Take the 2-minute tour ×
Mathematics Stack Exchange is a question and answer site for people studying math at any level and professionals in related fields. It's 100% free, no registration required.

Statement: Let G be a group and p a prime that divides $|G|$. Prove that if $K\le G$ such that $|K|$ is a power of p, K is contained in at least one Sylow p-group.

I just started studying Sylow p-groups, so although I'm familiar with Sylow theorems and a couple of corollaries, I don't know how to get started with this problem. Any hint is more than welcome.

PS: I looked for something related here at Math.SE but didn't find anything. Sorry if it's a duplicate.

share|improve this question
1  
Hint: Let $P$ be a Slow $p$-subgroup of $G.$ Consider the action of $K$ in the permutation action of $G$ on the right cosets of $P.$ –  Geoff Robinson May 27 '12 at 22:56

3 Answers 3

Assume $\,|G|=p^nm\,,\,(p,m)=1$:

I assume you already know the following Sylow theorems: Sylow $p$-sbgps. exist in $\,G\,$ , they all are conjugate in $\,G\,$ and their number equals $\,1\pmod p:$ let $\,K\,$ be a $p$-sbgp. and let $\,\mathcal{P}:=\{P\leq G \mid P\text{ is a Sylow }p\text{-sbgp. of }\, G\}\,$. As noted above, $\,|\mathcal{P}|\equiv 1\pmod p$.

Let now $K$ act on $\,\mathcal{P}\,$ by conjugation: $\,k\in K\,,\, P\in\mathcal{P}\Longrightarrow k\cdot P\to k^{-1}Pk=:P^k\,$ . If there is an orbit with one single element , say $\,\mathcal{O}_Q=\{Q\}\,\,,\,\,\text{for some}\,Q\in\mathcal{P}$, then $\,Q^k=Q\,\,\forall\,k\in K\Longrightarrow QK=KQ\Longrightarrow QK\,$ is a $p$-subgroup of $\,G\,$ , so if $\,K\,$ is not contained in any Sylow $p$-sbgp then $\,|QK|>|Q|=p^n\,$, which is absurd, so that all the orbit have size a power of $p$, but this means $\,|\mathcal{P}|\equiv 0\pmod p$, which of course is also absurd since, as we mentioned above, $\,|\mathcal{P}|\equiv1\pmod p\Longrightarrow \,$ it must be that $\,K\,$ is contained in some Sylow $p$-sbgp.

share|improve this answer
1  
After 10 month, someone made me to read this nice approach. + –  B. S. Apr 13 '13 at 19:28

Suppose that $|G|=p^nm$, where $p\nmid m$. Let $P$ be a Sylow $p$-subgroup of $G$, and let $\mathscr{C}$ be the set of left cosets of $P$; clearly $|\mathscr{C}|=m$. Let $G$ act on $\mathscr{C}$ in the obvious way: $g\cdot aP=(ga)P$ for each $g\in G$ and $aP\in\mathscr{C}$.

Suppose that $g\cdot aP=bP$; then $h\in\operatorname{Stab}_G(bP)$ iff $hg\cdot aP=g\cdot aP$ iff $g^{-1}hg\cdot aP=aP$ iff $g^{-1}hg\in\operatorname{Stab}_G(aP)$. In particular, $h\in\operatorname{Stab}_G(aP)$ iff $a^{-1}ha\in\operatorname{Stab}_G(P)=P$. Thus, $\operatorname{Stab}_G(aP)=aPa^{-1}$.

Now consider the restriction of this action to $K$. For each $aP\in\mathscr{C}$ we have $$\operatorname{Stab}_K(aP)=K\cap\operatorname{Stab}_G(aP)=K\cap aPa^{-1}\;.\tag{1}$$ $|K|$ is a power of $p$, as is $|aPa^{-1}|=p^n$, so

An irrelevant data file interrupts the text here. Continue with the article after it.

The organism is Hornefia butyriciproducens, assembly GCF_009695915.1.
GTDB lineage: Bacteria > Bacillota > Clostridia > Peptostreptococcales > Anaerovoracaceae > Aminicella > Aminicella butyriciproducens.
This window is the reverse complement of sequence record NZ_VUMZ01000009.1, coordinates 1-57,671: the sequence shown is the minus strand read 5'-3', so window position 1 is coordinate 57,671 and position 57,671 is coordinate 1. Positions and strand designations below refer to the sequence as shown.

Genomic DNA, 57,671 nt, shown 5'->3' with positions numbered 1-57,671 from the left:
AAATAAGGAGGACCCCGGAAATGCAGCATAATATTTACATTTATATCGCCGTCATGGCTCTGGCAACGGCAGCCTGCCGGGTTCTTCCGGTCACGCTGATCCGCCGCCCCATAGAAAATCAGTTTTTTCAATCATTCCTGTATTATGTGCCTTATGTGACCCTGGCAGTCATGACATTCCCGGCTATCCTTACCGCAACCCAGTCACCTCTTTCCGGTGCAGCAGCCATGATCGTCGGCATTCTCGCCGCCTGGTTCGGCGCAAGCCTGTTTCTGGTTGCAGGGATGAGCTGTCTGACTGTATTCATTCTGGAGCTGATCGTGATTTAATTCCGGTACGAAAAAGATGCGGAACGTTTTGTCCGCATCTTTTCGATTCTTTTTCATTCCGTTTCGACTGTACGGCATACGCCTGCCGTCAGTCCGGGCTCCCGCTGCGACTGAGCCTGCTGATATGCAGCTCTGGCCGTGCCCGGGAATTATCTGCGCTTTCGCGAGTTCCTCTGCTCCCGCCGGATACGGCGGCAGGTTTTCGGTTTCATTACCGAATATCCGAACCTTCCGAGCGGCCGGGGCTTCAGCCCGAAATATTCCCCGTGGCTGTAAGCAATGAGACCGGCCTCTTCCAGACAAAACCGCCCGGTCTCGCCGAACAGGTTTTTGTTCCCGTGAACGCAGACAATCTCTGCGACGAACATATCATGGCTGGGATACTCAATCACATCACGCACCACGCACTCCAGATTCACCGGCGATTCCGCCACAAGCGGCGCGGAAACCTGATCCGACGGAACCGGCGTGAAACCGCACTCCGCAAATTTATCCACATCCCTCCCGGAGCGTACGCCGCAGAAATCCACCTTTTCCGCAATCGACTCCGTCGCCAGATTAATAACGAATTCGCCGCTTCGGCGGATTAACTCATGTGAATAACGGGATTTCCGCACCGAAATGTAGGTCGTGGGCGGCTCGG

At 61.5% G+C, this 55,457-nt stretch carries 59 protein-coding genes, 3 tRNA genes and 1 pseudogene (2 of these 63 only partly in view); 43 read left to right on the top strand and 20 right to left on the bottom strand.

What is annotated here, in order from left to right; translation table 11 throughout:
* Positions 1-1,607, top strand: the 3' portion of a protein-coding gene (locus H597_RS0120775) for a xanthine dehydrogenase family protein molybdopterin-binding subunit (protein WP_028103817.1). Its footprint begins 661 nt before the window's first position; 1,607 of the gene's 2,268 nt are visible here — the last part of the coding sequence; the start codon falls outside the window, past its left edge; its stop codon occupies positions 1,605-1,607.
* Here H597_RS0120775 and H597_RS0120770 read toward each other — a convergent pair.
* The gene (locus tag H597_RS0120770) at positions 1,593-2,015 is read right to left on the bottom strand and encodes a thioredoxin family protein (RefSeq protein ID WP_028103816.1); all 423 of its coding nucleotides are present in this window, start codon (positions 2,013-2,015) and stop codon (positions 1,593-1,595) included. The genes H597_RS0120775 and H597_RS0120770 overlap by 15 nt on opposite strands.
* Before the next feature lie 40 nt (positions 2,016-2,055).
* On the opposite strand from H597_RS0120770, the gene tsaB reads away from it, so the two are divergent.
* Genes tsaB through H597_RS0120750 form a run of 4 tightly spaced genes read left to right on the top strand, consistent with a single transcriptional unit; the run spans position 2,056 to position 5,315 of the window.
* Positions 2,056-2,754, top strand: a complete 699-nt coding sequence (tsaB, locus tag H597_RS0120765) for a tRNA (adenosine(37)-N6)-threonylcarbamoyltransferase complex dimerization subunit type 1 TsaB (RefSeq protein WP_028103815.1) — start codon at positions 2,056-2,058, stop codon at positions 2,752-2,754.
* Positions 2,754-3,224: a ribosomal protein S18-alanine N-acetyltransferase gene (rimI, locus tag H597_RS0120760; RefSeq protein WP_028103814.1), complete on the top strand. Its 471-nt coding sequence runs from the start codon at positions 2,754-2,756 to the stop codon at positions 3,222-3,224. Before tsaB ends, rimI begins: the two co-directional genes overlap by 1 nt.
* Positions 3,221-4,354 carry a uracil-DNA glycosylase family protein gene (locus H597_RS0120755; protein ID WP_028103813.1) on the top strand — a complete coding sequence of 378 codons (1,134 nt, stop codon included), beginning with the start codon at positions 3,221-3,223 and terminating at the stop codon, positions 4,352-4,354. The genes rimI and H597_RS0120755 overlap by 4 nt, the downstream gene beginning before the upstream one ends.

$$|\operatorname{Orb}_K(aP)|=\frac{|K|}{|\operatorname{Stab}_K(aP)|}=p^{k(aP)}$$ for some $k(aP)\in\Bbb N$. The orbits of the action of $K$ on $\mathscr{C}$ partition $\mathscr{C}$, so $$m=|\mathscr{C}|=\sum_{C\in\mathscr{C}}|\operatorname{Orb}_K(C)|\;.$$

Here are some questions to direct you towards finishing the argument. If you get completely stuck, I’ve finished it below the questions but left it spoiler-protected; mouse-over to see it.

  1. Why is it impossible that $k(aP)\ge 1$ for every $aP\in\mathscr{C}$?
  2. If $k(aP)=0$, what does $(1)$ tell you about $K$ in relation to $aPa^{-1}$?
  3. What kind of subset of $G$ is $aPa^{-1}$?

If $k(C)$ were positive for every $C\in\mathscr{C}$, $m$ would be a multiple of $p$. It’s not, so there must be at least one $aP\in\mathscr{C}$ such that $|\operatorname{Orb}_K(aP)|=p^0=1$, and hence $K=\operatorname{Stab}_K(aP)=K\cap aPa^{-1}$ by $(1)$. But then $K\subseteq aPa^{-1}$, where $aPa^{-1}$ is a $p$-Sylow subgroup of $G$.

share|improve this answer

Here's another approach. You want to show for any $p$-subgroup $K$, $K\subseteq aPa^{-1}$ where $P$ is a Sylow $p$-subgroup and $a\in G$ . Let $X=\{aP \mid a\in G\}$ be the set of left cosets of $P$ in $G$. Now let $K$ act on $X$ in the following manner $k \cdot(aP)=(ka)P$ .

Let $|G|=p^n m$ where $p \nmid m$ , we know that $|P|=p^n$ since $P$ is a Sylow $p$-subgroup. Note that $[G:P]=|X|= \displaystyle\frac {|G|}{|P|}=m$, then $p \nmid |X|$. We also know that if a $p$-group acts on a set $X$ then $p\mid |X|-|X_f|$ where $X_f$ is the fixed set under the action (I can supply the proof if needed). But $p \nmid |X|$ then $p \nmid |X_f|$ (otherwise $p \mid |X|-|X_f|+|X_f|=|X|$ which is a contradiction) then $|X_f|\not= 0$ then there is an element $aP\in X$ such that $k(aP)=P \ \forall\ k\in K$. $kaP=aP \implies a^{-1}(ka) \in P \implies k\in aPa^{-1}$ for all $k\in K$ hence $K \subseteq aPa^{-1}$ .

As a side note you can use this as a lemma to prove the second Sylow theorem.

share|improve this answer

Your Answer

 
discard

By posting your answer, you agree to the privacy policy and terms of service.

Not the answer you're looking for? Browse other questions tagged or ask your own question.